Don’t see need for downward adjustment of growth forecasts made in Budget: CEA

K.R. Srivats | | Updated on: Apr 12, 2022
Chief Economic Advisor V Anantha Nageswaran addresses the AIMA leadership conclave, in New Delhi, on Tuesday

Chief Economic Advisor V Anantha Nageswaran addresses the AIMA leadership conclave, in New Delhi, on Tuesday | Photo Credit: KAMAL NARANG

Robust balance sheet of private sector can help weather twin storms of geopolitical tension and US Fed tightening

The Finance Ministry, on Tuesday, said that the current elevated international oil price level of about $100 per barrel does not warrant any significant downward revision of economic growth forecast made for 2022-23 in the Budget. However, if global oil prices do persist at levels north of $100 per barrel for a long period, then the forecast have to be revised, said Chief Economic Advisor V Anantha Nageswaran, on Tuesday. “The assumption of $70- 75 per barrel made by survey (and Budget) was an average made for the whole year. We might still end up achieving it. We never know. It’s too premature to say that these growth forecasts are liable for a downward revision. Financial year has barely started and oil price outcome will naturally depend on not only supply coming back, but also high oil prices are a cure for high oil prices because of demand destruction that they cause,” said Nageswaran at an All India Management Association-organised event in the Capital. He also highlighted that the robust state of balance sheet within the private sector — financial or non financial — will enable the Indian economy to weather the twin storms of geopolitical tension or US federal reserve tightening, which is expected in the months ahead. “As we head to second half of 2022-23, blue skies will re appear and we can look ahead to a decade where we will be repeating in a more sustainable form the kind of high growth we experienced between 2003-2012,” he added. Nageswaran also said the recent RBI move to bring down GDP growth forecast at 7.2 per cent for 2022-23 was realistic, and that the downward risk to this number was quite limited. He pointed out that government has budgeted 11.2 per cent nominal GDP growth for 2022-23. “You can split it whichever way you like — 7+4 or 8+3 or 6.5 + 4.5 per cent. But as I said the assumptions made in Budget were around 7 per cent. It wouldn’t necessitate revision to budget projections”, he said.  In this year’s Economic Survey, the economic growth forecast was pegged at 8-8.5 per cent. “At this point of time, there are any number of scenarios we can envisage that will invalidate the Budget, but there are equally large number of scenarios that will hold the Budget numbers good,” he added. The chief economic advisor said that there has to be burden sharing between the government, oil marketing companies and retail consumers, if the global oil prices were to remain above $110 per barrel for a quarter or two. “This is a global supply shock and all have to bear the consequences of it. It is not engineered by anyone. Life is all about trade-offs. For policy response, government has used fiscal space to provide targeted relief. We need to analyse situation in a holistic manner and not only from oil taxes,” he said. Nageswaran said that government continues to balance its short-term compulsions without losing sight of long-term aspirations, macro economic stability, prudent budgeting and transparency and emphasis of capex. He highlighted that government has extended the Pradhan Mantri Garib Kalyan Yojana by six more months that had led to an additional spend of ₹80,000 crore. Because the revenue assumptions were realistic, the impact on impact on government’s ambitious capex plans would be minimal, he noted. Indian economic glass is more than half full. Because relatively speaking or even in absolute terms, we do have macro economic stability. The fact that we are all exercised CPI of 6 per cent actually attests to the success we have to our inflation targeting framework. Gone are the times when we fret about inflation only when it heads to high single digits. We are now worried about even a slight overshoot to six per cent range. We have raised the bar on ourselves as regards inflation which is a good thing. On privatisation, Nageswaran said that government’s underlying commitment to privatisation is “unwavering” even as the Centre had missed the budgeted disinvestment target for 2021-22.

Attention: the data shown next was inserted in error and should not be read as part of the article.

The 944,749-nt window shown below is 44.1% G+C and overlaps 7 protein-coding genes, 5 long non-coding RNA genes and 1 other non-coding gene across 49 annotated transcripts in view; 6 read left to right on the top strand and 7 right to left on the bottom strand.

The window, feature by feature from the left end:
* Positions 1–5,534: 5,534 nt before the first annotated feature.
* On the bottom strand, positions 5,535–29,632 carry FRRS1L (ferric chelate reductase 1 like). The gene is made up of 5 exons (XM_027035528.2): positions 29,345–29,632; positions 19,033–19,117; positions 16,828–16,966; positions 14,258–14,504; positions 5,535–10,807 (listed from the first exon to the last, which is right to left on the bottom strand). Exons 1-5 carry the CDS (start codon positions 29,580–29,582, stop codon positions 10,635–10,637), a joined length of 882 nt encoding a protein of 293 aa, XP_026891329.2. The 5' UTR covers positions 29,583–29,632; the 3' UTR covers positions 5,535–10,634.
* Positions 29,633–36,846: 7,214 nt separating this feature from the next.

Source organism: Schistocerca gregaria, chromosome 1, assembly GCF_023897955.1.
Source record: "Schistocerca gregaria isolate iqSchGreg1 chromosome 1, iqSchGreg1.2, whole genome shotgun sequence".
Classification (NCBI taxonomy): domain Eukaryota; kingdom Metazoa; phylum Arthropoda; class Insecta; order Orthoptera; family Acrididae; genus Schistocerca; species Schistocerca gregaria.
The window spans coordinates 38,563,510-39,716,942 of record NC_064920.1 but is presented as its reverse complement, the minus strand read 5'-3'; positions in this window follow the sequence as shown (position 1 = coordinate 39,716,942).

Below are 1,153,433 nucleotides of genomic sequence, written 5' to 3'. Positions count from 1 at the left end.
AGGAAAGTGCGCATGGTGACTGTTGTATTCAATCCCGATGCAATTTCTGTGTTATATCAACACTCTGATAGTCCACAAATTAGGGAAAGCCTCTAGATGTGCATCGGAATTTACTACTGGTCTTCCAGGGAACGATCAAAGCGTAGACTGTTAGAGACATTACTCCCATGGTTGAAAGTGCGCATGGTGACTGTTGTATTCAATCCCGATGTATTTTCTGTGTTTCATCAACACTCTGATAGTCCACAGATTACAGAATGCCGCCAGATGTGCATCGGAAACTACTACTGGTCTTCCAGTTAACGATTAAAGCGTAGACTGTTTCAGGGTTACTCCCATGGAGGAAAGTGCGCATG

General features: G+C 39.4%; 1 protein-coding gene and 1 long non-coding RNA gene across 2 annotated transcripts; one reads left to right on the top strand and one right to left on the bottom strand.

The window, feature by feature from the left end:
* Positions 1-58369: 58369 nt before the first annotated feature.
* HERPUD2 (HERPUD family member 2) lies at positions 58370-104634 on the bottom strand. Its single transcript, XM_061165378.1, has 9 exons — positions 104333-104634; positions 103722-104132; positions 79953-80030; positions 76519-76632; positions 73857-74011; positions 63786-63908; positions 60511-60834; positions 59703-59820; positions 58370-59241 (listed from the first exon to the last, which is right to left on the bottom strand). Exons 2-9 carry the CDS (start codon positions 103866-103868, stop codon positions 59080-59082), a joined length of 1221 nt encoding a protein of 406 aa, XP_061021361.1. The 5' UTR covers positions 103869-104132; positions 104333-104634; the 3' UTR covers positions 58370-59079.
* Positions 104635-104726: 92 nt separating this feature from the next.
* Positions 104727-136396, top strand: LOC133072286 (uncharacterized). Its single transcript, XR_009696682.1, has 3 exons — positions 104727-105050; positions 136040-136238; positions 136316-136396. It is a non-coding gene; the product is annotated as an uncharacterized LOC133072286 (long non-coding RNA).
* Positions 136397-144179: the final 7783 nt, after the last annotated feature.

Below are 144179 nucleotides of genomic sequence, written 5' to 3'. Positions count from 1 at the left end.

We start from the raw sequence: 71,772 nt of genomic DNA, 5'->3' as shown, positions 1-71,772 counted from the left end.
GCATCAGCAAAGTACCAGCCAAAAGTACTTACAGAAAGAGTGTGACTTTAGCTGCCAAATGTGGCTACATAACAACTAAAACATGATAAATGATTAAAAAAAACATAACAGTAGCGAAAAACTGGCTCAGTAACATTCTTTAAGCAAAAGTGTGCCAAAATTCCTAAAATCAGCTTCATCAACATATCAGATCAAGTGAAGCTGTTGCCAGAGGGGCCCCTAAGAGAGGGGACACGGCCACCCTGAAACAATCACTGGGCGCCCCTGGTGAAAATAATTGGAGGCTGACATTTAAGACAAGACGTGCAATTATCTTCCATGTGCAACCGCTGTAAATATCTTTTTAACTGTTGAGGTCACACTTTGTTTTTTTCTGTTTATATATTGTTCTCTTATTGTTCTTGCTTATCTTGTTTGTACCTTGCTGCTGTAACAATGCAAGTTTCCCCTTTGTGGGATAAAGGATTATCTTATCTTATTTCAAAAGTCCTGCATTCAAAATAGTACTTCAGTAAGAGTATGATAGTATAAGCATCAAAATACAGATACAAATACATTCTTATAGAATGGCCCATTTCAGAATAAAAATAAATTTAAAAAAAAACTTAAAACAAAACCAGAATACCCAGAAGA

Published on April 12, 2022
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